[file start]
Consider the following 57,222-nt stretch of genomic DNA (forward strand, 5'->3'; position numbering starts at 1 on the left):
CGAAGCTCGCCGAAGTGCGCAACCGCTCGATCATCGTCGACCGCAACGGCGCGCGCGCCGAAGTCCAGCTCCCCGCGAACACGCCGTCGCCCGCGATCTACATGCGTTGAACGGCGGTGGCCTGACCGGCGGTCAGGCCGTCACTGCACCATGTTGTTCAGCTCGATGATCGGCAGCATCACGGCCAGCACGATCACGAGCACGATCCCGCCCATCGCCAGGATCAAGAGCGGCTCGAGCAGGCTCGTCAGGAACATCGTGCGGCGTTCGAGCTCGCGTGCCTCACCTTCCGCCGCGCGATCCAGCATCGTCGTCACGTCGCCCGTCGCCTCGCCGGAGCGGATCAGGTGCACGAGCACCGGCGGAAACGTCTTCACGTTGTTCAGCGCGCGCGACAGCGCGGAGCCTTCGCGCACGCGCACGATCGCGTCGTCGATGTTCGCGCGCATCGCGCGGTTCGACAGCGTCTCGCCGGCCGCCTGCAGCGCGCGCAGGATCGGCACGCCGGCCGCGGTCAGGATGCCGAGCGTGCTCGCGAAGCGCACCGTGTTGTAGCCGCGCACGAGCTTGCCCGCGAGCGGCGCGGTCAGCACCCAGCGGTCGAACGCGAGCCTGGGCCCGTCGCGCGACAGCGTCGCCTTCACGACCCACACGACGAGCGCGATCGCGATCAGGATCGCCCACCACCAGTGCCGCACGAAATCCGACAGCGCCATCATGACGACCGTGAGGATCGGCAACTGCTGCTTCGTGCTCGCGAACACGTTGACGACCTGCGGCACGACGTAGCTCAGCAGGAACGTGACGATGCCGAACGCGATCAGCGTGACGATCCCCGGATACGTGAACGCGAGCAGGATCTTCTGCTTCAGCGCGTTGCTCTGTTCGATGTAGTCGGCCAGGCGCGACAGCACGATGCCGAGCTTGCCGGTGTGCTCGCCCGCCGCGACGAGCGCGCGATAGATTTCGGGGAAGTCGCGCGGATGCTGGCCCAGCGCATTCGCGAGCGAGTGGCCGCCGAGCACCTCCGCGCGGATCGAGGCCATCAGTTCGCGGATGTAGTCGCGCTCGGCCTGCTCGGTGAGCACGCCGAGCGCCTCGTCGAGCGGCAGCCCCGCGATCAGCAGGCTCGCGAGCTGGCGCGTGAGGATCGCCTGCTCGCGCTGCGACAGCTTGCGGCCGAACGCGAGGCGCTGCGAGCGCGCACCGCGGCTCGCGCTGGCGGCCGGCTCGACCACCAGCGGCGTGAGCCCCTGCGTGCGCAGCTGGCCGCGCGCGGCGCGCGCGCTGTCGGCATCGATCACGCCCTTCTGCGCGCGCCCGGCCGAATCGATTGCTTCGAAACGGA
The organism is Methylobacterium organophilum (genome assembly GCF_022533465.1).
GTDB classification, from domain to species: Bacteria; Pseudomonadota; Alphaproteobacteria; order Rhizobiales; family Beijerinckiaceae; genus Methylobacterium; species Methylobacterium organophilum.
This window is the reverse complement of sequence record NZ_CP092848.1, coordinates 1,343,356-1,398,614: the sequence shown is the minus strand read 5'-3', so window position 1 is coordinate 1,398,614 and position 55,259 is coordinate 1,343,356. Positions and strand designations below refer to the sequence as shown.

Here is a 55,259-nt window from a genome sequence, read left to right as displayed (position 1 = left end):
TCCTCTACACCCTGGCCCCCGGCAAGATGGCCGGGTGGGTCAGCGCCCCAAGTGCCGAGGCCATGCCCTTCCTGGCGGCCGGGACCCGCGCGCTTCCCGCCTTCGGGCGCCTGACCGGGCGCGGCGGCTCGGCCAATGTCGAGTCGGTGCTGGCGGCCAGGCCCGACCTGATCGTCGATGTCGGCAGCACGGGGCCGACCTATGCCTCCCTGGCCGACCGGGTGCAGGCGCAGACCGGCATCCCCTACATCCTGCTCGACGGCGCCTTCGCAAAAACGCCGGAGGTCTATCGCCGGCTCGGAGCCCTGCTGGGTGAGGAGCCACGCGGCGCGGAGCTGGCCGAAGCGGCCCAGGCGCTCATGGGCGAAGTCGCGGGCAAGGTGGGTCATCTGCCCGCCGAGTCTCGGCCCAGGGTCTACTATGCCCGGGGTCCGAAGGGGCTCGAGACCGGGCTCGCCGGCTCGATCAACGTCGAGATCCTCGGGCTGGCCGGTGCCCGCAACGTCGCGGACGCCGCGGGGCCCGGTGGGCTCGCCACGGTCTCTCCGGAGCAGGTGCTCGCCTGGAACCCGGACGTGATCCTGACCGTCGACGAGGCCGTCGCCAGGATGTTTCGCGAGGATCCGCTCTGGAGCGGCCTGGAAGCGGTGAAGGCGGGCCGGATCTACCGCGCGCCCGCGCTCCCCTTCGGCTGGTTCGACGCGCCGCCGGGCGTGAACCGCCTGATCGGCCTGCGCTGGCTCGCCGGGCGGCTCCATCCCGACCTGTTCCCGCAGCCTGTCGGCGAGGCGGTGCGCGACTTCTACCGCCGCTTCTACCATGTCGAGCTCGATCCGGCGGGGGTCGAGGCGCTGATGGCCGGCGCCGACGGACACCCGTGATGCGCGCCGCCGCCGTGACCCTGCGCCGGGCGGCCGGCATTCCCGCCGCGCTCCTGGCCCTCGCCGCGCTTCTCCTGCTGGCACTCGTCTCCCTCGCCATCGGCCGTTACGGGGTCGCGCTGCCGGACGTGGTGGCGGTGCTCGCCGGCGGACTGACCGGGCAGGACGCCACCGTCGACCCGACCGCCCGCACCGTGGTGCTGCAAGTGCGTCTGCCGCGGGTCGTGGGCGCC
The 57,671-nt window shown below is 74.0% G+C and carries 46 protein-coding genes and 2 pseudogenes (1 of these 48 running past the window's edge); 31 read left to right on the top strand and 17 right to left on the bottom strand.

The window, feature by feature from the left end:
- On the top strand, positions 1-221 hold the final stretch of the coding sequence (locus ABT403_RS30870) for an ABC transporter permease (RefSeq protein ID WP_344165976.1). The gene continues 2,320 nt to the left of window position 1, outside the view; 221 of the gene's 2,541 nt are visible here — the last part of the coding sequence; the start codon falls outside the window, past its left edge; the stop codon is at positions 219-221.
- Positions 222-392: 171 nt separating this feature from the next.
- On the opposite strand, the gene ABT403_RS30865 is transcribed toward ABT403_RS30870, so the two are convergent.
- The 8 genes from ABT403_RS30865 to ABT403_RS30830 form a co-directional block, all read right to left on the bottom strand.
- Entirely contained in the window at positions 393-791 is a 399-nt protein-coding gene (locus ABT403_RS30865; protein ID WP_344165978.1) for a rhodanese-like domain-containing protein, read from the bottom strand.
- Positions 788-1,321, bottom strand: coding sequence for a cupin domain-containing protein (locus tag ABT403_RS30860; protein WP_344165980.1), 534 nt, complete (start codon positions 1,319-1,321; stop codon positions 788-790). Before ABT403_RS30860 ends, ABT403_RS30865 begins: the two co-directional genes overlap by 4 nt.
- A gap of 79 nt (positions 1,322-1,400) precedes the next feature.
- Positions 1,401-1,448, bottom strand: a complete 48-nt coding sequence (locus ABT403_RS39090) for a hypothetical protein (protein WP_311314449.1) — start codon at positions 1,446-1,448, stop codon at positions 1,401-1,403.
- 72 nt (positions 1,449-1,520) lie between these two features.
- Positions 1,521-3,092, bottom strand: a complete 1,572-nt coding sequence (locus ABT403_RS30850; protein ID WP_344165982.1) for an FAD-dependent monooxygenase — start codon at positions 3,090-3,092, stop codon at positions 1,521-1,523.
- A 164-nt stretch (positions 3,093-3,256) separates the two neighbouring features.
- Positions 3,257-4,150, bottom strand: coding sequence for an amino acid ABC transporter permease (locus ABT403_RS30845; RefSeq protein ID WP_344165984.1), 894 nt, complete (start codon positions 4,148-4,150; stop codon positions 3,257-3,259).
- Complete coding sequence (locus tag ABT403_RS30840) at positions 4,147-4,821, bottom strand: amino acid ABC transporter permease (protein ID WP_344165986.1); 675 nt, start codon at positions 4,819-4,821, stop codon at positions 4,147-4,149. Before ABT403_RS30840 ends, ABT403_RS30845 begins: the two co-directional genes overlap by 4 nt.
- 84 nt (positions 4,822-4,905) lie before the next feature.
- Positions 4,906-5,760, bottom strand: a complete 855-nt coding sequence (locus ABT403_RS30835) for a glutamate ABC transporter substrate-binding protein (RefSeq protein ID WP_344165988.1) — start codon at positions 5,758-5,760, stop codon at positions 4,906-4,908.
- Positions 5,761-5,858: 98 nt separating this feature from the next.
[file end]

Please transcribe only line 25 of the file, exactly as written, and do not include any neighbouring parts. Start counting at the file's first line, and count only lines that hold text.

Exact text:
- Positions 5,761-5,858: 98 nt separating this feature from the next.